FTSE 100 Shares: Housebuilder Barratt’s Reservations Slump As It Indicates Possible Market Recovery
Housebuilder Barratt Developments has announced a large slump in its order book for the first half of its fiscal year.
However, the FTSE 100 company rose 2% in value following the news as results indicated a possible recovery in the UK homes market. It was last trading at 470p per share.
Revenues And Profits Rise
Total completions at Barratt rose to 8,626 homes between July and December, it said. This was up 6.9% from the 8,067 properties the business recorded a year earlier.
This drove revenues 23.9% higher to £2.78 billion. And adjusted pre-tax profit increased 15.9% year on year to £521.5 million.
However, adjusted gross margins at the business dropped 170 basis points year on year to 23.3%. This was due to higher build cost inflation which hit 10% during the first half. Greater sales in the lower-margin London market also pushed margins lower.
Barratt’s net cash meanwhile dropped to £969.1 million from £1.13 billion. This encouraged it to cut the interim dividend to 10.2p per share from 11.2p last year.
Forward Sales Plummet
Weakening homebuyer demand has caused forward sales to fall off a cliff in recent months.
Barratt’s forward sales clocked in at 10,854 homes as of 29 January, it said. This was down significantly from 15,736 a year earlier.
Meanwhile, the value of the firm’s order book slumped to £2.67 billion from £4.1 billion over the period.
Signs Of Recovery?
But Barratt declared that trading conditions have been more favourable in recent weeks.
It said that “reservations have shown a modest uplift since the start of January, helped by the tempering in both future interest rate and energy cost expectations, as well as the introduction of more competitive mortgage rates.”
Net private reservations per active outlet per average week improved to 0.49 between 1 January and 29 January, it said.
This was down significantly from a rate of 0.9 recorded in the same 2022 period. However, it breaks a run of sequential slowdowns since the start of the fiscal year that saw net private reservations fall to just 0.3 per outlet per week between 9 October and December 31.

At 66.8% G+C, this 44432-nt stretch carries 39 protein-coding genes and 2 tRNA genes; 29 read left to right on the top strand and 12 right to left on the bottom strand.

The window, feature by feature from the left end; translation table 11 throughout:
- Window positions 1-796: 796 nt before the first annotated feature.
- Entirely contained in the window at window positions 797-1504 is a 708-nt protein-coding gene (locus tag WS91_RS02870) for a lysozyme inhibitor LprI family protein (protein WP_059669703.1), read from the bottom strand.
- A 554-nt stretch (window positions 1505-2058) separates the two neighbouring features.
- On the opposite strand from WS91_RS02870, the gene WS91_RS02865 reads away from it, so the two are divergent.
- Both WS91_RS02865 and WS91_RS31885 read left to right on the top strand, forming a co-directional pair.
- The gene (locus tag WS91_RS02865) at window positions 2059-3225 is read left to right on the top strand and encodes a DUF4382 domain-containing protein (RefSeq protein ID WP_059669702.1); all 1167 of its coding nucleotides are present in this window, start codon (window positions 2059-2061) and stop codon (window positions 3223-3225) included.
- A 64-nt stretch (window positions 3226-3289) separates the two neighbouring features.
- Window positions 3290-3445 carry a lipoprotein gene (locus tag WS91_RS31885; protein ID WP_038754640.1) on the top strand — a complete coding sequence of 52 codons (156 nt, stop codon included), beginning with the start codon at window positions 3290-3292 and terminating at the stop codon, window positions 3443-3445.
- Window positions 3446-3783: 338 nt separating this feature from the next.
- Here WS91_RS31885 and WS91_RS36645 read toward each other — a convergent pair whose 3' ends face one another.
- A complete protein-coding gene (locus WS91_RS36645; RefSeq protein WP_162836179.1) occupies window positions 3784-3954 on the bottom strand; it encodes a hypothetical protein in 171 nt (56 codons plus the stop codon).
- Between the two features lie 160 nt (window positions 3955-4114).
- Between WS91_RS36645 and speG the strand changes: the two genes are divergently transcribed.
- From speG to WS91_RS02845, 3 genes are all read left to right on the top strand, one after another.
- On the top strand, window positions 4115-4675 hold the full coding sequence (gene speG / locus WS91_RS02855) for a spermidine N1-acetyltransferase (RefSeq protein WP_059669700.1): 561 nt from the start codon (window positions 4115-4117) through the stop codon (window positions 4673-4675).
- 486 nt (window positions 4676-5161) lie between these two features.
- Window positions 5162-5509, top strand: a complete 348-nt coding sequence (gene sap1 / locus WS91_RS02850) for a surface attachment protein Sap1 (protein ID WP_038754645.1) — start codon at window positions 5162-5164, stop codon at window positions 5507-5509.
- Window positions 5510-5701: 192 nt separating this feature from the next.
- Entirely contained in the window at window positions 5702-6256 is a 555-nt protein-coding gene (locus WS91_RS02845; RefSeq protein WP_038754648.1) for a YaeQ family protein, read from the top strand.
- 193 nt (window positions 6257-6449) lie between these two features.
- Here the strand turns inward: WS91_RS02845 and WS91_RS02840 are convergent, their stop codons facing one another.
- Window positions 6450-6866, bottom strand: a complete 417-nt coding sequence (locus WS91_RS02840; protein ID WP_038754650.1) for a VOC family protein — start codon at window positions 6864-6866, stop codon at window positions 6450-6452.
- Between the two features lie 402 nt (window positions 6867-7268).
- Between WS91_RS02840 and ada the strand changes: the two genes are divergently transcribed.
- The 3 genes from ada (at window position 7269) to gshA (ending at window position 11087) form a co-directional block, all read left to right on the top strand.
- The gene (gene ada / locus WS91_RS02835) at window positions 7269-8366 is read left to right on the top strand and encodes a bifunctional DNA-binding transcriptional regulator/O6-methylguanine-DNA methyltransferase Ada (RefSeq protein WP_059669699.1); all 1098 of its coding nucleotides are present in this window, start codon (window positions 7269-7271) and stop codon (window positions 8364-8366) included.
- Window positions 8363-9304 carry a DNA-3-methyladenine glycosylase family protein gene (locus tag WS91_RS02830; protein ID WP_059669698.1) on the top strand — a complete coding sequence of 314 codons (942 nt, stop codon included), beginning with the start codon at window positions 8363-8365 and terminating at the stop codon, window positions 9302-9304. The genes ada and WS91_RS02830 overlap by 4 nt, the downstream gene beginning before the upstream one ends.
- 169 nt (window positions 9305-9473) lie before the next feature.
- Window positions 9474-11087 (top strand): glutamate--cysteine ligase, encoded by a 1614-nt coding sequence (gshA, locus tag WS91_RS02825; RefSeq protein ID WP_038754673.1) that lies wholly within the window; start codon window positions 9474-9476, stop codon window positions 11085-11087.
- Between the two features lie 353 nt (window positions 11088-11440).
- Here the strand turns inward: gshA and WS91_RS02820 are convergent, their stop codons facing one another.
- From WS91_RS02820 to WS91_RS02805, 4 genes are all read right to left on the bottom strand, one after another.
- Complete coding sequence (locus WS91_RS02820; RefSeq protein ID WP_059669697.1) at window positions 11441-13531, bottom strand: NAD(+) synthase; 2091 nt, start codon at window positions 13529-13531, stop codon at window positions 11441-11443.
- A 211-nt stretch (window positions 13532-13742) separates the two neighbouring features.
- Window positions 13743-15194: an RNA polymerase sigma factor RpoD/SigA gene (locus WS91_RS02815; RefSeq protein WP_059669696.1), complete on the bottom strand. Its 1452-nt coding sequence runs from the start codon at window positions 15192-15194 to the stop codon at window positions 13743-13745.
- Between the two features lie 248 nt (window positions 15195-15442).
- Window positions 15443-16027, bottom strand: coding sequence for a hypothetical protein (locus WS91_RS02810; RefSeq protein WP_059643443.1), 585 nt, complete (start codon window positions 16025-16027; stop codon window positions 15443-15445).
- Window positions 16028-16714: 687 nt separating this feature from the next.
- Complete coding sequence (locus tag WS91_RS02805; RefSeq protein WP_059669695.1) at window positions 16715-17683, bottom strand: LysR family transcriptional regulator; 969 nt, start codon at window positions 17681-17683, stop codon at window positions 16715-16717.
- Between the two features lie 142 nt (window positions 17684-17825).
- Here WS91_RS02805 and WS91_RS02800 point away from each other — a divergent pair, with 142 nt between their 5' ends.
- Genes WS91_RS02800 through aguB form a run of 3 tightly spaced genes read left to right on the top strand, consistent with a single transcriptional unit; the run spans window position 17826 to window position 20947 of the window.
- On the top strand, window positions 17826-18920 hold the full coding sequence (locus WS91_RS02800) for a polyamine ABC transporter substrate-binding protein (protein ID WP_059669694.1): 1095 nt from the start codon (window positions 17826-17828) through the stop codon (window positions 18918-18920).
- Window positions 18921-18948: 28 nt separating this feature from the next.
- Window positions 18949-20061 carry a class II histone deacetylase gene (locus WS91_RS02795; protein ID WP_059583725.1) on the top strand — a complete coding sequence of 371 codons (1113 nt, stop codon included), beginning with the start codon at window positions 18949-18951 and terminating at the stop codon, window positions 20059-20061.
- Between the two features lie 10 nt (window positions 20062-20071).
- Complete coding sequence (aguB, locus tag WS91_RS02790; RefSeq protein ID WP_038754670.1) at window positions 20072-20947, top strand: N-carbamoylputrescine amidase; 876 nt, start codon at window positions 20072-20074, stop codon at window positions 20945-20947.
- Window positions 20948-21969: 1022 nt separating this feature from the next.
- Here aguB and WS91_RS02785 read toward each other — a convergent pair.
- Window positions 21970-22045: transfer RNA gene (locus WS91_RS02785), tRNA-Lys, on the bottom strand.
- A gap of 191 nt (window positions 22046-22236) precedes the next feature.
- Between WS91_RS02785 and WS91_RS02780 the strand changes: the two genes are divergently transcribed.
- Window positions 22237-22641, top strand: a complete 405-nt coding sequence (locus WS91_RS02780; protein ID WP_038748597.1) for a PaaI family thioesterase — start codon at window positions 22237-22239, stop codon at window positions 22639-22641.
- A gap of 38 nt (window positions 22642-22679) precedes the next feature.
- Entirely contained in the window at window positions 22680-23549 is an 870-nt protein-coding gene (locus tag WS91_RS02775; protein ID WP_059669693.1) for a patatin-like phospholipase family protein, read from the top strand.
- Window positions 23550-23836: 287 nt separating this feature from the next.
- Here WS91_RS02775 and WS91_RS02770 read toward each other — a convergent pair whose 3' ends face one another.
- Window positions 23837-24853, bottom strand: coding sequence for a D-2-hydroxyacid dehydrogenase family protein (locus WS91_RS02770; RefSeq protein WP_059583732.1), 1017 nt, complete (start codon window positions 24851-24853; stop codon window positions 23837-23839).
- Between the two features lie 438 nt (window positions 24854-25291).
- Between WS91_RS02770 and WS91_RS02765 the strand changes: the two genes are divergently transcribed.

The housebuilder added that “the sustainability of this recovery however remains uncertain, notably with respect to the challenges still faced by first time buyers.”
“Strong Operating Performance”
Chief executive David Thomas commented that the business had “delivered a strong operating performance for the six months.” He said that “this was possible because of our significant forward order book at 30 June 2022 and the tremendous efforts of our employees, sub-contractors and supply chain partners.”
However, he said that the challenging economic landscape and weakening consumer confidence fed through to lower reservations rates for future sales. Reservations were particularly affected between October and December, he noted.
Thomas added that “whilst we have seen some early signs of improvement in current trading during January, we will need to see continued momentum over the coming months before we can be confident that these challenging trading conditions are easing.”
What The City Said
Aarin Chiekrie, equity analyst at Hargreaves Lansdown, said that “the mortgage-rate environment remains challenging for home buyers” and that the sharp fall in Barratt’s reservations reflects stretched buyer affordability and reduced market confidence.
He added that “while the outlook for the second half of Barratt’s financial year remains uncertain, we’re cautiously optimistic for the group’s prospects in the long run.”
He noted that “recession fears have put housebuilders in a tricky spot” but said that Barratt’s significant net cash “gives it plenty of breathing room, even if the housing market deteriorates further.”